AMSTERDAM (BLOOMBERG, REUTERS) - Danske Bank is replacing Mr Chris Vogelzang as its chief executive after the former ABN Amro executive became the target of a Dutch money-laundering investigation.
Separately, ABN Amro said it had reached a €480million (S$766 million) settlement with prosecutors over the laundering allegations, which will impact its first-quarter results.
Danske's Mr Vogelzang, who had been CEO for less than two years at Denmark's biggest bank, will be replaced by Danske's head of risk management, Mr Carsten Egeriis.
"This follows a decision by the Dutch authorities to name him a suspect in connection with their investigations of potential violations of Dutch legislation relating to the prevention of money laundering at ABN Amro," Danske said in a statement on Monday (April 19).
"I am very surprised by the decision by the Dutch authorities," Mr Vogelzang said in the statement. "I left ABN Amro more than four years ago and am comfortable with the fact that I managed my management responsibilities with integrity and dedication. My status as a suspect does not imply that I will be charged."
ABN Amro said in a statement on Monday it had agreed to pay a fine of €300 million and €180 million as disgorgement reflecting "the seriousness, scope and duration of the identified shortcomings" in combating money laundering.
The prosecution service said in a statement its investigation was ongoing and that three former board members, who it did not name, had been identified as suspects said to be "effectively responsible for violation" of the anti-money laundering act.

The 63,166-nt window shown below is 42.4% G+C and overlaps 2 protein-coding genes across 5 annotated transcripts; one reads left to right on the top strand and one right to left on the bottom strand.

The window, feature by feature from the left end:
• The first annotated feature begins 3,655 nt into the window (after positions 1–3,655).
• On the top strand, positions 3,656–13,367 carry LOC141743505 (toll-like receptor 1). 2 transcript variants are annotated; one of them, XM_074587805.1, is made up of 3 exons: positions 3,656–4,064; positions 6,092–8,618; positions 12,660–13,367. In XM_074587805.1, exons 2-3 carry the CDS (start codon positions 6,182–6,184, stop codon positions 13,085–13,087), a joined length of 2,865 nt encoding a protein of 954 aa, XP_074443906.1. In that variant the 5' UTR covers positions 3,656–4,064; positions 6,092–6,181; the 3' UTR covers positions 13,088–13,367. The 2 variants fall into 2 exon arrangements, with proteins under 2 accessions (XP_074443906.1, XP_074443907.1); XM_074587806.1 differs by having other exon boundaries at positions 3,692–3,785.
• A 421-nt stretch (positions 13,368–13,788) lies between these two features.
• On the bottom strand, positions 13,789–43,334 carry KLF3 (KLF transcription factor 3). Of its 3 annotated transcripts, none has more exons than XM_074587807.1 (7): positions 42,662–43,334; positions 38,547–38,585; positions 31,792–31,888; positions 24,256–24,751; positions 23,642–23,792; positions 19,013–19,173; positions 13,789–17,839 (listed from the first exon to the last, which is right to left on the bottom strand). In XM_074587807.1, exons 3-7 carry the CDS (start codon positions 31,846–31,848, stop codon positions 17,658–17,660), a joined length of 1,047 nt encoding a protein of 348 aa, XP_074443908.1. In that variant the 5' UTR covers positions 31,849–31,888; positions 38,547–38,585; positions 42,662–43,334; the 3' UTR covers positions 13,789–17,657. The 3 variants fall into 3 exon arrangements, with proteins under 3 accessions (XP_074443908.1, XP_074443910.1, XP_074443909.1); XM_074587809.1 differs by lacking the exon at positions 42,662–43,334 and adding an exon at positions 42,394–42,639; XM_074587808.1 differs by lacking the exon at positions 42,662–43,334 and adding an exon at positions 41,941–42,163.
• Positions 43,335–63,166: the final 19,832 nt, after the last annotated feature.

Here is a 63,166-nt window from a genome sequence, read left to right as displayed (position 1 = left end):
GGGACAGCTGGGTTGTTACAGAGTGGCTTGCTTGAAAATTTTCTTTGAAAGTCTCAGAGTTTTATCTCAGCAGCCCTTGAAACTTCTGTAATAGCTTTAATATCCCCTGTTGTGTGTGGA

The investigation into ABN Amro started a year after fellow Dutch bank ING paid a record fine of €775 million to settle a similar case. Although the ING settlement stated that no bank managers would be prosecuted, a Dutch court in December last year ordered a criminal investigation into the role of former CEO Ralph Hamers in the affair after all.
Prosecutors in September 2019 accused ABN Amro of failing to spot accounts involved in money laundering, failing to end relations with suspicious clients and failing to report such transactions to the relevant authorities.
Danske is itself the subject of multiple investigations into money laundering in both the US and Europe. Mr Vogelzang had been brought on board in 2019 in an effort to help the bank clean up its act and rehabilitate its image as a law-abiding, transparent institution.
The Danish bank gained international notoriety back in 2018, when it admitted that a large part of €200 billion in non-residential flows through a unit in Estonia was suspicious.
That ended the career of a string of Danske executives, including former CEO Thomas Borgen, who has himself been the target of several investigations linked to the affair.
Mr Borgen was initially replaced by Mr Jesper Nielsen, who climbed the ranks within Danske. Mr Nielsen was later forced to leave the bank due to a separate scandal in which the lender was found to have misguided investment clients.